Preference utilitarianism—psychological or metaphysical? I
Preference utilitarianism involves preferences. Knowing whether a preferences has been satisfied often requires knowing about the world. But epistemology says that “knowing about the world” is not such a simple thing. From a moral perspective, should we count a preference as satisfied when the world changes or when the preferrer learns about the change?
If a preference is satisfied in a forest and no one is around to witness it, is it good?
Preference utilitarianism holds that the good a utilitarian ought to maximize is the satisfaction of preferences. Preferences exist in our mind, but (often) refer to the external world. Thus, the satisfaction of preferences must bridge this gap between the mind and the world. That is, if I have a preference for the world to be in a particular state which was once unsatisfied and that very preference is now satisfied, it must be because my beliefs about the world have changed. But beliefs about the world are the domain of epistemology. Preferences may then be the Trojan horse that smuggle the problems of epistemology into the already troubled camp of ethics.
Color shifted CCTV
Let’s try to make the issue a bit more vivid.
Suppose, in his halcyon days, Broseph Raz attended The School for Convenient Philosophical Thought Experiments. At the school, they inculcated in him the sincere preference that M&M’s must always be sorted by color. One group for blues, one for green, etc. During his sophomore year there, he pledged at the premier philosophical Greek fraternity on campus, ΣΟΦ. As part of the pledge process, he had to take part in their fiendishly thought-provoking hazing rituals:
His frat brother lifted the blindfold, galumphed out of the room, and locked the door. All Broseph saw in the dusty room was a small CRT TV looking onto a table covered in green M&Ms. Broseph hadn’t really understood the school’s M&M obsession when he’d first matriculated, but he now had to admit it was pretty satisfying. Soon enough, his reveries were interrupted. A man in an Edmund Gettier mask entered the frame and hovered a grubby hand over the pile. He turned to the camera and growled, “Don’t look away!”. Then he started splitting the pile M by M. One to the left, one to the right. One to the left, one to the right. Broseph gritted his teeth. But he looked on; he wouldn’t let his brothers down. The masked man continued. By now, more M&Ms had been pushed out of the pile than were left behind; it would be over soon. Then, just as suddenly as it had started, it stopped. The masked man hadn’t even finished splitting the pile! There were three separate piles of green M&Ms now. Broseph groaned as the masked man cackled and ducked out of the frame.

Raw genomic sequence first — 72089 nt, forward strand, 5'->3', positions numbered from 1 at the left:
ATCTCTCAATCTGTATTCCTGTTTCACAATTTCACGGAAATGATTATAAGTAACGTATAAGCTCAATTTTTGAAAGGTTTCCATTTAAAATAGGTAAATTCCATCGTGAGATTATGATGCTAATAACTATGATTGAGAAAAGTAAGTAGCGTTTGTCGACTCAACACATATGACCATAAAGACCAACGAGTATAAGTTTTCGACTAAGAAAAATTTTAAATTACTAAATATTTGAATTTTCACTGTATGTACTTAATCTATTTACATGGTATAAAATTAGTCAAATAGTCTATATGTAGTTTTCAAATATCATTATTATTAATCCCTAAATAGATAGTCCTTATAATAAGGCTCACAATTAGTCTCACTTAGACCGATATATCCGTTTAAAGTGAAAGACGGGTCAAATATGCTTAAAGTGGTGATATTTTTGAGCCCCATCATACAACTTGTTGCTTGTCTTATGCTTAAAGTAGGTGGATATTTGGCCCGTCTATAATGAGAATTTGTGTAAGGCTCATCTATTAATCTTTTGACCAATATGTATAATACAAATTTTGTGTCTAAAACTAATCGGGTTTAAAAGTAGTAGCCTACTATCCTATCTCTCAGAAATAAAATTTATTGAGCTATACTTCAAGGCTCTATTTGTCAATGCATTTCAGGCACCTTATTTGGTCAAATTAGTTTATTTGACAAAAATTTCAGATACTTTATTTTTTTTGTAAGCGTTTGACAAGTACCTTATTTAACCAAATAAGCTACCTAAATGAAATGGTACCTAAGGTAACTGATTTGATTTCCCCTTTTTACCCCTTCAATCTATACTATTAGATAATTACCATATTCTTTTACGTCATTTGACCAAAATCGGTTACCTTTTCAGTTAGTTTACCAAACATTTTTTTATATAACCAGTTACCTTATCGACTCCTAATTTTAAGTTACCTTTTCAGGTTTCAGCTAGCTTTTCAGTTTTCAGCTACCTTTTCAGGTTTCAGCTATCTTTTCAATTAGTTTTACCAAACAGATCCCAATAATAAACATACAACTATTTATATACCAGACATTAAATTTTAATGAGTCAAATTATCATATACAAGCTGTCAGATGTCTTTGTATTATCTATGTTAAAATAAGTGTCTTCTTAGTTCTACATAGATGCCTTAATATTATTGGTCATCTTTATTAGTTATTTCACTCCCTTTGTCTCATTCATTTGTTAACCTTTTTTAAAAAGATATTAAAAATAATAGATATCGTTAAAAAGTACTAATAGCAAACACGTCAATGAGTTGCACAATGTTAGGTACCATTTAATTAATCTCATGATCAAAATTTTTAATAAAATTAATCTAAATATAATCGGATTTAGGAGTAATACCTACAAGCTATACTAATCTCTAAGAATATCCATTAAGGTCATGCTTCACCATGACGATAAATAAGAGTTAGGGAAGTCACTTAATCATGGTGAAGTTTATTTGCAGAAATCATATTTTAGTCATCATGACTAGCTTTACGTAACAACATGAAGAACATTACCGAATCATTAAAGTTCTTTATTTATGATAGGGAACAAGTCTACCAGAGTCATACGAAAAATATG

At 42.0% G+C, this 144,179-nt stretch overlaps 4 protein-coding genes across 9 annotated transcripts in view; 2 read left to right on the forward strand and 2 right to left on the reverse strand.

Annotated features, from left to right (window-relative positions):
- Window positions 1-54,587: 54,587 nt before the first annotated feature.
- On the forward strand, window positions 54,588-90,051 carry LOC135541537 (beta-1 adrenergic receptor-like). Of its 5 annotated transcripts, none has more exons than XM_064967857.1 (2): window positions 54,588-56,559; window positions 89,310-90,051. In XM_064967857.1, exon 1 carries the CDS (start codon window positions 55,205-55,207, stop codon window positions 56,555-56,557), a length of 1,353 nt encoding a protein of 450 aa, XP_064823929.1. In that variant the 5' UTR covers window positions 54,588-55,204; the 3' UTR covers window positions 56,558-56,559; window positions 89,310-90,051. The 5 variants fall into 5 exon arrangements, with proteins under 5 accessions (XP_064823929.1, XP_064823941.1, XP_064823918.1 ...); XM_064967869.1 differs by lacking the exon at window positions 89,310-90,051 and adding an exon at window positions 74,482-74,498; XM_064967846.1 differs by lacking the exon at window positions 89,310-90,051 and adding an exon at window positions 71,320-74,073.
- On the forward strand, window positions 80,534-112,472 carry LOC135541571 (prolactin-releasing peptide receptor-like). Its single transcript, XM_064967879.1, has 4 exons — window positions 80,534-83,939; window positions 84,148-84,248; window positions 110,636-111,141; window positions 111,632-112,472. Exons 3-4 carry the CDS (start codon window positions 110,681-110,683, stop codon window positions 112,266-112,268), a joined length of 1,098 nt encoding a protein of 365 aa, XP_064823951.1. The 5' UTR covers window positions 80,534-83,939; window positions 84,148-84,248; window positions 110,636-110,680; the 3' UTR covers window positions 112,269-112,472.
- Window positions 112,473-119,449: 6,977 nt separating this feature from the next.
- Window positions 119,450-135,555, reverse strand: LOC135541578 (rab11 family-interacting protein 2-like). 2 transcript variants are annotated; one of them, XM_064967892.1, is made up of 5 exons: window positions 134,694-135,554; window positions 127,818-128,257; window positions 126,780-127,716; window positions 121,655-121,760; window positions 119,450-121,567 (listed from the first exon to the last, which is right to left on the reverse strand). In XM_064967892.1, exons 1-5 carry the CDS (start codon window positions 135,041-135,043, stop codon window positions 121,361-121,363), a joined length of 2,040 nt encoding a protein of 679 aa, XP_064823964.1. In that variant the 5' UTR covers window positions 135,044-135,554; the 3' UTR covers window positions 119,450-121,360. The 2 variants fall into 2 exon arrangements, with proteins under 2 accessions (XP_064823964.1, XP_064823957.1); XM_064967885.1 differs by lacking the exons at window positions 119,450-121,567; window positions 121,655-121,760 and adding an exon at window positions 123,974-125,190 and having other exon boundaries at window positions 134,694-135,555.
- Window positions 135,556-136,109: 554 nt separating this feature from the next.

As the masked man left the Chamber of Trials, he pulled off his mask and was met with raucous guffaws. “Bro! That was rad.” High fives all around. “Dude, you killed it. Broseph had no idea.” “Browen, that was sick. You just took one good look at that mixed pile of M&Ms and started sorting them. Reds with reds, greens with greens, blues with blues. No hesitation! But they all looked blue to Broseph! You should have seen his face. I was crying laughing, bro!”
Suppose someone prefers M&Ms to be sorted by color. Now suppose they have a CCTV view onto a room with what appears to be a pile of green M&Ms. The trick is that the CCTV shifts colors so they all appear to be green. The actual fact of the matter is that the pile is a riot of colors. Someone else comes into the room and sorts the M&Ms by color. The fact of the matter is that the M&Ms have gone from mixed to sorted (satisfying the spectator’s preferences), but the spectator perceives them to have gone from sorted to arbitrarily separated (frustrating the spectator’s preferences). Is what just happened good or bad?
Epistemology in your ethics
The core problem then is this: I have preferences over states of the world. What part of satisfying those preferences does preference utilitarianism rate as morally important? Is the moral good obtained when the world changes or when I learn about the change in the world? And if it’s not about the world itself but about my state of mind, what precisely is morally important? Is it my beliefs, my true beliefs, my justified true beliefs?
To use the map and territory metaphor: If I’d prefer the world to be otherwise, which is the important part? Are my preferences satisfied as far as preference utilitarianism is concerned when the territory changes? When the map changes? When both have changed? When both have changed and the change in the map was justified by the change in the territory?